AGEN 2363 Chpt. 4 notes.  Water erosion and sedimentation.


I. Three types of soil erosion by water:  

            1) sheet, accounting for most of the losses,

            2) rill, small rills that can be plowed out,

            3) gully, larger rills and canyons that can’t be tilled out.


II.  Problems of soil erosion:

   A. Loss of crop productivity:

            - nutrients and soil organic matter wash away,

            - structure, permeability, and tilth decline,

                        (define soil tilth)

            - exposed sub-soils that may be acidic, clayey, alkaline, or rocky.

            - decrease rooting depth to bedrock or restrictive layers in sub-soil.

   B. Accelerated sedimentation of ditches, drainageways, ponds and lakes:

            - increases flooding, cost of maintenance, eutrophication,

            - alters the existing natural ecosystem,

            - may carry pesticides, excess soil nutrients,

   C. Engineering/structural damage:

            - roads, buildings, canals, etc are damaged from erosion,

            - heavy fines for excessive erosion in some cases. 


III.  Process of soil erosion by water.

   A. Two-step energy process:

            1) detachment,  2) transport.

   B. Detachment:

            1. rainfall characteristics: 1) intensity, 2) duration, 3) raindrop size.  Due to friction,

                larger raindrops have higher terminal velocities and thus, due to their greater mass,

                have proportionally much greater energy than smaller raindrops. 

            2. Wind velocity can sometimes increase raindrop impact velocity.

            3. Return Period Storm (handout): the 30 min. intensity and rainfall amount in

                24 hrs that will occur once every 5, 10, 50, or 100 years for a given region.

            4. Effect of surface residue and cover: dramatically absorbs energy of falling

                raindrops, thus reducing detachment force. 

            5. Runoff.  Flowing water can detach soil particles.

                   laminar flow – level flow lines, less energy.

                   turbulent flow – non-level, circular flow lines, greater energy.

            6. Storm bands – crescent-shaped bands of very high intensity rainfall and wind

                    that occur in intense rain storms and hurricanes.  Can cause considerable damage.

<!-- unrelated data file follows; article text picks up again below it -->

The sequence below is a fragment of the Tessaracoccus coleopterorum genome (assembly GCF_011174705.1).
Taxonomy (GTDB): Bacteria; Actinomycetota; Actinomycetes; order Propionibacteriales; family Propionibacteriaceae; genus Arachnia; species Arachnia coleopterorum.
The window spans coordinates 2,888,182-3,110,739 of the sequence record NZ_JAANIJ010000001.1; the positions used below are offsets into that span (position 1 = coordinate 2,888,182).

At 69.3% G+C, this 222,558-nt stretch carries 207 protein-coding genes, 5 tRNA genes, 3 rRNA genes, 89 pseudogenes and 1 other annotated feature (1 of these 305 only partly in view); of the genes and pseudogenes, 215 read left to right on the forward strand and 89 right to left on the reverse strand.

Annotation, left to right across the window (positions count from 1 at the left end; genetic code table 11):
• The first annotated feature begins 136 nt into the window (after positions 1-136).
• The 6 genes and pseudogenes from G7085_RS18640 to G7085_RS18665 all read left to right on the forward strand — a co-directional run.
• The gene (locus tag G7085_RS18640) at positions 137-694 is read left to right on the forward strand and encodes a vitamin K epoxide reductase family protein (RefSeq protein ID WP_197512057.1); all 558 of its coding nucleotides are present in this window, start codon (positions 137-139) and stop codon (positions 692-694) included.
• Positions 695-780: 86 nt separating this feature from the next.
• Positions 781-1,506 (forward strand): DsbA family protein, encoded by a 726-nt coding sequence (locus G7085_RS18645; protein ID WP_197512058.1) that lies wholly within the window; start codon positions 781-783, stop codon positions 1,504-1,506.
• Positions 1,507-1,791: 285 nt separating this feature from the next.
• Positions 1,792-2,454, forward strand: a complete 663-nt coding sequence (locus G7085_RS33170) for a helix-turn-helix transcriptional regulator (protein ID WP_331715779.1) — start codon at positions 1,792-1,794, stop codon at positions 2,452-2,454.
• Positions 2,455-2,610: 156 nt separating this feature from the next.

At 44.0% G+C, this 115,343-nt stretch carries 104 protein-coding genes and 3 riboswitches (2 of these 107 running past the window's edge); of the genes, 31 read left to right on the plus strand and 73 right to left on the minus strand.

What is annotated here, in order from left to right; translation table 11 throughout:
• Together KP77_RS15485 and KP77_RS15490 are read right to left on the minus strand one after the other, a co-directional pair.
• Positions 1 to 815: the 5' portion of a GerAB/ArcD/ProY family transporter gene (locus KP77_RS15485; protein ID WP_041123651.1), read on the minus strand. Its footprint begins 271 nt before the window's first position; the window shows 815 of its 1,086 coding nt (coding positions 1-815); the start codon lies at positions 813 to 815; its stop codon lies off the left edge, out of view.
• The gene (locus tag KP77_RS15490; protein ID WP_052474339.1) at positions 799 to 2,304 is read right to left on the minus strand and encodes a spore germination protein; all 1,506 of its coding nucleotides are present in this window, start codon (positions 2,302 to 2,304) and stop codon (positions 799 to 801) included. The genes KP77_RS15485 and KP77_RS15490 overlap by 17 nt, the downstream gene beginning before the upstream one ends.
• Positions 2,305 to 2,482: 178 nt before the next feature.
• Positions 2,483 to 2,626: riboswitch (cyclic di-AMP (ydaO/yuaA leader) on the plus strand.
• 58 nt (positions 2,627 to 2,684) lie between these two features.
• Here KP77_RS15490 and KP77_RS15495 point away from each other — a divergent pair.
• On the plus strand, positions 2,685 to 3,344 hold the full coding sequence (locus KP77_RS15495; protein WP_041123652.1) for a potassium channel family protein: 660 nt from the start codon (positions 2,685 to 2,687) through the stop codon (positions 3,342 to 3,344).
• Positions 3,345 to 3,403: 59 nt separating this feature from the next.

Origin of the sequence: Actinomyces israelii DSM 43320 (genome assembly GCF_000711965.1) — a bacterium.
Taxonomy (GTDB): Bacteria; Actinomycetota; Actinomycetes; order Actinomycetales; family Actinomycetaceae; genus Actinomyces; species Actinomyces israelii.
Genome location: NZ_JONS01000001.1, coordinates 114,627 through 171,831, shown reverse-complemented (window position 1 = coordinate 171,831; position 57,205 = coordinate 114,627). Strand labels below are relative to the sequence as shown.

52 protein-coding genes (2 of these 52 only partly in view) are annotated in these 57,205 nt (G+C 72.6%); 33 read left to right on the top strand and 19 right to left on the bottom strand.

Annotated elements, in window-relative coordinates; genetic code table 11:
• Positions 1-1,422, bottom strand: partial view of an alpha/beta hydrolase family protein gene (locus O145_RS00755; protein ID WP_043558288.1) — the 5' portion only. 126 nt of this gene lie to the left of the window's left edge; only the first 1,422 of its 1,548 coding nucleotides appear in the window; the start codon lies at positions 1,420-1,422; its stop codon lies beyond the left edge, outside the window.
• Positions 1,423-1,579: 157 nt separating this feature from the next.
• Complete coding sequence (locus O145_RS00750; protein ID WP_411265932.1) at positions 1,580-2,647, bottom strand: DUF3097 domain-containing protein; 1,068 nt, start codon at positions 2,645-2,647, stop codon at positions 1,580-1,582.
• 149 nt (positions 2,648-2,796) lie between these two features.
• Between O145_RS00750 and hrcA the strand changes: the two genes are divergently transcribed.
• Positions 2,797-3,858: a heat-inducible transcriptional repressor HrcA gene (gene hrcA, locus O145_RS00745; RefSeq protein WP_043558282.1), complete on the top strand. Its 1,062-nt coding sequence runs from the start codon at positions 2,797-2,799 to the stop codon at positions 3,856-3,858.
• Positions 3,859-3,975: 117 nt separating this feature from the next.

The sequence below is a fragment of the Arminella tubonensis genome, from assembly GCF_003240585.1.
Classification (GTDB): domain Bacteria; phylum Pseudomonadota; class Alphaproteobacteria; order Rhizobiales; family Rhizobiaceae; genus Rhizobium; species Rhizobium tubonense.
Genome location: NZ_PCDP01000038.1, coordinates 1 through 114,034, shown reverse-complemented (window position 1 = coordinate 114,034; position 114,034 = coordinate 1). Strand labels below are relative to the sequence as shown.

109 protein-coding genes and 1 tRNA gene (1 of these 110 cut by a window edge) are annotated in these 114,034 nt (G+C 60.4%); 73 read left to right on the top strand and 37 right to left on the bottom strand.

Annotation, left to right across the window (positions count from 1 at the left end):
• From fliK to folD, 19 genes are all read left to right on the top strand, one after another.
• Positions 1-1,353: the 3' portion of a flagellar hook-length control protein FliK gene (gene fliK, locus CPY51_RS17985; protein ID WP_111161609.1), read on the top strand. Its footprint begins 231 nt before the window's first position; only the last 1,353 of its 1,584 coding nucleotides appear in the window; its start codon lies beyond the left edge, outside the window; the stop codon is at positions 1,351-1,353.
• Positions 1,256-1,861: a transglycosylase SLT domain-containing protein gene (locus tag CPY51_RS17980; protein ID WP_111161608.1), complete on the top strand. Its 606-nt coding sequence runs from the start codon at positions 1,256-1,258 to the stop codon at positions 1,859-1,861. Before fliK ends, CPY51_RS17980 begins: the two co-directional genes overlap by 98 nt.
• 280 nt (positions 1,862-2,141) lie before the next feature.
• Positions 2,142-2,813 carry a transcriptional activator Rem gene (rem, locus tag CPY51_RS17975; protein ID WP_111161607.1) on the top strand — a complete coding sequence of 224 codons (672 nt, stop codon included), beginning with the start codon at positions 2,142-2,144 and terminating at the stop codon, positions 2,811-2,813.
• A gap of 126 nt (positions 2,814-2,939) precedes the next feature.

C. Runoff.

            1.  Runoff  =  rainfall amount  –   infiltration rate  –  micro-relief ponding

            2. Factors affecting runoff:

                        - % slope, slope length

                        - rainfall intensity

                        - infiltration rates:      ‘surface seals’ – define, factors affecting

                        - surface roughness

            3. Percolation = soils capacity to move infiltrated water down/through soil

                        (distinguish between infiltration and percolation and factors affecting)

            4. Initial soil moisture, especially in the upper few cm.


   D. Gravity effects:  landslides, mudslides, slips, slumps, and creep.


IV.  Soil factors affecting erodibility and erosion.

            1. texture –

            2. structure –

            3. organic matter (humus) –

            4. aggregation –

            5. cation exchange capacity –

            6. type of clay –

            7. cementing agents: soil microbe excretions, Ca2+, Mg2+

            8. structure destroying agents:  excess Na+

            9. cropping systems

            10. surface seal formation (related to all of above!)




            1. Reduce raindrop impact energy!

            2. Reduce runoff volume and velocity!

            3. Increase soil resistance to detachment!


Everything done in soil and water conservation keeps these three principles in mind, especially during times of the year when soils are most venerable to damage, like from October to May!